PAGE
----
SPM.xX.xKXs.X - Mtx - matrix of trials and betas (columns) in each trial
SPM.xX.xKXs.tol - tolerance
SPM.xX.xKXs.ds - vectors of singular values
SPM.xX.xKXs.u - u as in X u*diag(ds)*v'
SPM.xX.xKXs.v - v as in X u*diag(ds)*v'
SPM.xX.xKXs.rk - rank
SPM.xX.xKXs.oP - orthogonal projector on X
SPM.xX.xKXs.oPp - orthogonal projector on X' - space in which this one is embedded
SPM.xX.xKXs.sus - subspace
SPM.xX.pKX - pseudoinverse of K*W*X, computed by spm_sp
SPM.xX.Bcov - xX.pKX*xX.V*xX.pKX - variance-covariance matrix of parameter estimates (when multiplied by the voxel-specific hyperparameter ResMS of the parameter estimates (ResSS/xX.trRV ResMS) )
SPM.xX.trRV - trace of R*V
SPM.xX.trRVRV - trace of RVRV
SPM.xX.erdf - effective residual degrees of freedom (trRV^2/trRVRV)
SPM.xX.nKX - design matrix (xX.xKXs.X) scaled for display (see spm_DesMtx('sca',... for details) SPM.xX.sF - cellstr of factor names (columns in SPM.xX.I, i think) SPM.xX.D - struct, design definition SPM.xX.xVi - correlation constraints (see non-sphericity below) SPM.xC - struct. array of covariate info

header info


SPM.P - a matrix of filenames
SPM.V - a vector of structures containing image volume information.
SPM.V.fname - the filename of the image.
SPM.V.dim - the x, y and z dimensions of the volume
SPM.V.dt - A 1x2 array. First element is datatype (see spm_type). The second is 1 or 0 depending on the endian-ness.
SPM.V.mat- a 4x4 affine transformation matrix mapping from voxel coordinates to real world coordinates.
SPM.V.pinfo - plane info for each plane of the volume.
SPM.V.pinfo(1,:) - scale for each plane
SPM.V.pinfo(2,:) - offset for each plane The true voxel intensities of the jth image are given by: val*V.pinfo(1,j) + V.pinfo(2,j)
SPM.V.pinfo(3,:) - offset into image (in bytes).If the size of pinfo is 3x1, then the volume is assumed to be contiguous and each plane has the same scalefactor and offset.

structure describing intrinsic temporal non-sphericity


SPM.xVi.I - typically the same as SPM.xX.I SPM.xVi.h - hyperparameters
SPM.xVi.V xVi.h(1)*xVi.Vi{1} + ...
SPM.xVi.Cy - spatially whitened (used by ReML to estimate h)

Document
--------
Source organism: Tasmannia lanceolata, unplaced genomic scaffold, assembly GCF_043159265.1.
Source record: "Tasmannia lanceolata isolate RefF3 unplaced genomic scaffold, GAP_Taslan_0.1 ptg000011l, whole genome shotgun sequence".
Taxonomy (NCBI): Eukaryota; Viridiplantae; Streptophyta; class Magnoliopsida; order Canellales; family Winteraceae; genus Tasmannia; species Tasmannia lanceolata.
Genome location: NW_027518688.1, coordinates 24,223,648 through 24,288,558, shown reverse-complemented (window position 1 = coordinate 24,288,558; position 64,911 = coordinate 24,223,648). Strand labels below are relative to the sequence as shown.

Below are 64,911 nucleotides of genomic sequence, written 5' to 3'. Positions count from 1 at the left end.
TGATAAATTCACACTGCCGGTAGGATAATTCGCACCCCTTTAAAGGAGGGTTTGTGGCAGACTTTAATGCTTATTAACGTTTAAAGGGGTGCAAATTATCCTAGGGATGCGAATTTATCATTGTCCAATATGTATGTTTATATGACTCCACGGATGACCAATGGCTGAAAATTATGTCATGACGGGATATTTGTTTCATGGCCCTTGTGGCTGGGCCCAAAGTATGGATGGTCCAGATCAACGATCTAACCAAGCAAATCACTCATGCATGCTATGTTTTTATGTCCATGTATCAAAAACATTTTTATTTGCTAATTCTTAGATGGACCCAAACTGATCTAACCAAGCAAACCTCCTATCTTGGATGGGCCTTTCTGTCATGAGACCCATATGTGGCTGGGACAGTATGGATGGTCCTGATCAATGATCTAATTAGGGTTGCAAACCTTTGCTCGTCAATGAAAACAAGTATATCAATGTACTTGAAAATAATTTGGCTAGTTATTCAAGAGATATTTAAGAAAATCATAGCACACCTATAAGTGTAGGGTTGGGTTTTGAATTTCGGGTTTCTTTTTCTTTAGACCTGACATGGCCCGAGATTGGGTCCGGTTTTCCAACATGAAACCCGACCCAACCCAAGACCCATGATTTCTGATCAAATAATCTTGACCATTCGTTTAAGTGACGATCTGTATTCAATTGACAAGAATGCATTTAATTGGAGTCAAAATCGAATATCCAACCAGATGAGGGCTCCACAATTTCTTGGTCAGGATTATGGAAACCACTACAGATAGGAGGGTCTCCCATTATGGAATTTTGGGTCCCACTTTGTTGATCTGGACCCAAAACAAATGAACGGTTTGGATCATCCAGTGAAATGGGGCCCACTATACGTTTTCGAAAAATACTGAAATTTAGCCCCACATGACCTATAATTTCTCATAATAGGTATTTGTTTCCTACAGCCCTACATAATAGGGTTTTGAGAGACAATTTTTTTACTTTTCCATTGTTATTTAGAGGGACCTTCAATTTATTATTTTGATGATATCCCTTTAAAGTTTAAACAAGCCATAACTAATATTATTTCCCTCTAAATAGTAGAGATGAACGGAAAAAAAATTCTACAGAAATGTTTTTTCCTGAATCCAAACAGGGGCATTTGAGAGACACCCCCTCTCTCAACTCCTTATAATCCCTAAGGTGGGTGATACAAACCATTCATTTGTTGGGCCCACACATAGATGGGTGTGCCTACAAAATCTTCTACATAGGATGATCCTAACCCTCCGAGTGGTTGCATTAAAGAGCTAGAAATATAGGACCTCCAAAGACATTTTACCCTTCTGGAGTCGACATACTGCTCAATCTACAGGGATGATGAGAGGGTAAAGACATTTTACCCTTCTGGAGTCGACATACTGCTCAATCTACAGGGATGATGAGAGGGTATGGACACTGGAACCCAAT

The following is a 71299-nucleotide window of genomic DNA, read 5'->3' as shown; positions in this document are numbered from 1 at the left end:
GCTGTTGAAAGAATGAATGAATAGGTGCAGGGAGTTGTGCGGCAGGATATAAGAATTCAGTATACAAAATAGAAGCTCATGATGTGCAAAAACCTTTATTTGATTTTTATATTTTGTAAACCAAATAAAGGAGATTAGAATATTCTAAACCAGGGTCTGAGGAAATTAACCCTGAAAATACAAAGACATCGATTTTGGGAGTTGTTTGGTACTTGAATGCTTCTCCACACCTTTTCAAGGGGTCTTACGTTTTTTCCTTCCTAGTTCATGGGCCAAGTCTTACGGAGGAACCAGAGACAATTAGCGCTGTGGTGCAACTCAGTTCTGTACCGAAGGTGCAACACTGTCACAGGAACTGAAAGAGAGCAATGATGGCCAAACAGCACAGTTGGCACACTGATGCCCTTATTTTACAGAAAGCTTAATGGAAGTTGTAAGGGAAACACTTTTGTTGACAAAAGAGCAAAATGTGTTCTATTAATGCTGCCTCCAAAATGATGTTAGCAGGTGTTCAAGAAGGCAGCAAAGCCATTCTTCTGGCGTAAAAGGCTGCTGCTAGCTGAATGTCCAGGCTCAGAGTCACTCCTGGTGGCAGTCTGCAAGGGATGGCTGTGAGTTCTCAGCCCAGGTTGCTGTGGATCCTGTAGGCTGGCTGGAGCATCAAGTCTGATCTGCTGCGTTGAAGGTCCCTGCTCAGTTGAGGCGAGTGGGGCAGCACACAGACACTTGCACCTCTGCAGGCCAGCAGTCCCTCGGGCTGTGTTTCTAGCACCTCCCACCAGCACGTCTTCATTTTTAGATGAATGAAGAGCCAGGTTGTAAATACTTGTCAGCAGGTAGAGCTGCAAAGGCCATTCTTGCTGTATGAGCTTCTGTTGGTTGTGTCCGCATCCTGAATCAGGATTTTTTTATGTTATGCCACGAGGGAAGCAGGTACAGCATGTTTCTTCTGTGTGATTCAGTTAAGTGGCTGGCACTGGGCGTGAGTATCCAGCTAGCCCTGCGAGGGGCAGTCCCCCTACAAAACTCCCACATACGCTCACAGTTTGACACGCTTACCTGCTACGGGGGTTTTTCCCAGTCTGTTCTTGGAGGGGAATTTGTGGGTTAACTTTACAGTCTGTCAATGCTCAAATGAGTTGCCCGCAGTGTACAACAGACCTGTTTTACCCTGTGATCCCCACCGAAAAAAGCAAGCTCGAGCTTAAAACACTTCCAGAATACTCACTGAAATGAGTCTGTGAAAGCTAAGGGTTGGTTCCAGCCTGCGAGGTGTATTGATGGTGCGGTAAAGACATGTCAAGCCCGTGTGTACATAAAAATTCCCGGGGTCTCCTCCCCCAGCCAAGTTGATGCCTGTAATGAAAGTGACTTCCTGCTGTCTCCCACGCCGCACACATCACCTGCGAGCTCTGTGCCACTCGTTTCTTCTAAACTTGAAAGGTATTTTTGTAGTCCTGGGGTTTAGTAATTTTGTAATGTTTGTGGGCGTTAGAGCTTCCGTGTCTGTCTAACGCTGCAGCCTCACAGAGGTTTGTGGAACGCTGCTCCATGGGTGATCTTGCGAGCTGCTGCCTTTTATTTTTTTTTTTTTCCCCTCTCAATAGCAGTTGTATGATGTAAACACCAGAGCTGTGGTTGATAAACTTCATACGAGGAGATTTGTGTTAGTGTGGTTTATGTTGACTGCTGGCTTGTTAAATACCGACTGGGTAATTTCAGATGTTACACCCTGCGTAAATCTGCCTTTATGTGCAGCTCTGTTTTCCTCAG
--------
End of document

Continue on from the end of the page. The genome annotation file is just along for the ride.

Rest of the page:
SPM.xVi.CY - <(Y - )*(Y - )'>(used by spm_spm_Bayes)
SPM.xVi.Vi - array of non-sphericity components

  • defaults to {speye(size(xX.X,1))} - i.ii.d.
  • specifying a cell array of contraints ((Qi)
  • These contraints invoke spm_reml to estimate hyperparameters assuming V is constant over voxels that provide a high precise estimate of xX.V
SPM.xVi.form - form of non-sphericity (either 'none' or 'AR(1)')
SPM.xX.V - Optional non-sphericity matrix. CCov(e)sigma^2*V.
  • If not specified spm_spm will compute this using a 1st pass to identify signifcant voxels over which to estimate V. A 2nd pass is then used to re-estimate the parameters with WLS and save the ML estimates (unless xX.W is already specified)

filtering information


SPM.K - filter matrix or filtered structure:
  • SPM.K(s) - struct array containing partition-specific specifications
  • SPM.K(s).RT - observation interval in seconds
  • SPM.K(s).row - row of Y constituting block/partitions
  • SPM.K(s).HParam - cut-off period in seconds
  • SPM.K(s).X0 - low frequencies to be removed (DCT)
  • SPM.Y - filtered data matrix

masking information


SPM.xM - Structure containing masking information, or a simple column vector of thresholds corresponding to the images in VY.
SPM.xM.T - [n x 1 double] - Masking index
SPM.xM.TH - nVar x nScan matrix of analysis thresholds, one per image
SPM.xM.I - Implicit masking (0 --> none; 1 --> implicit zero/NaN mask)
SPM.xM.VM - struct array of mapped explicit mask image volumes
SPM.xM.xs - [1x1 struct] cellstr description

design information (self-explanatory names, for once) 


SPM.xsDes.Basis_functions - type of basis function

details on scannerdata (e.g. smoothness) 


SPM.xVol - structure containing details of volume analyzed
SPM.xVol.M- 4x4 voxel --> mm transformation matrix
SPM.xVol.iM - 4x4 mm --> voxel transformation matrix
SPM.xVol.DIM - image dimensions - column vector (in voxels)
SPM.xVol.XYZ - 3 x S vector of in-mask voxel coordinates
SPM.xVol.S- Lebesgue measure or volume (in voxels)
SPM.xVol.R- vector of resel counts (in resels)
SPM.xVol.FWHM - Smoothness of components - FWHM, (in voxels)

info on beta files:


SPM.Vbeta - struct array of beta image handles
SPM.Vbeta.fname - beta img file names
SPM.Vbeta.descrip - names for each beta file

info on variance of the error